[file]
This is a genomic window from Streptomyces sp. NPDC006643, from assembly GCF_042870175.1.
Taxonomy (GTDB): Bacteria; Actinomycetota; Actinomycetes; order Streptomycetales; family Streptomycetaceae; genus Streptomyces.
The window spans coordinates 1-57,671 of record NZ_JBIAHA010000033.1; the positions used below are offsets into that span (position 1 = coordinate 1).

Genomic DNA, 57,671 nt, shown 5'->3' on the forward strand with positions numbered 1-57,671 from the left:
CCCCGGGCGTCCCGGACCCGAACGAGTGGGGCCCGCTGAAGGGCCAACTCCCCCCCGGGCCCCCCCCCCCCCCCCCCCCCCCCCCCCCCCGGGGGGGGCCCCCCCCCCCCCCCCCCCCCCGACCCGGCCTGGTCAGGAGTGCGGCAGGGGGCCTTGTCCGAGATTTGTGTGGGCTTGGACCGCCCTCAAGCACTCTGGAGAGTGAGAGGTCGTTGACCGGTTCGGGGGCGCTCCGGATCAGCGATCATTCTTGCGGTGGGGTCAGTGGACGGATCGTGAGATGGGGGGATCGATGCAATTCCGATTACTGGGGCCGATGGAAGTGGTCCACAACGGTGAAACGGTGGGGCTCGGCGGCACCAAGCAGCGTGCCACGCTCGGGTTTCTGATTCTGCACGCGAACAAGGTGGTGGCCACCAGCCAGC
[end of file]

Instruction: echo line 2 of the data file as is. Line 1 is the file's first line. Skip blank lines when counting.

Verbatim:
Taxonomy (GTDB): Bacteria; Actinomycetota; Actinomycetes; order Streptomycetales; family Streptomycetaceae; genus Streptomyces.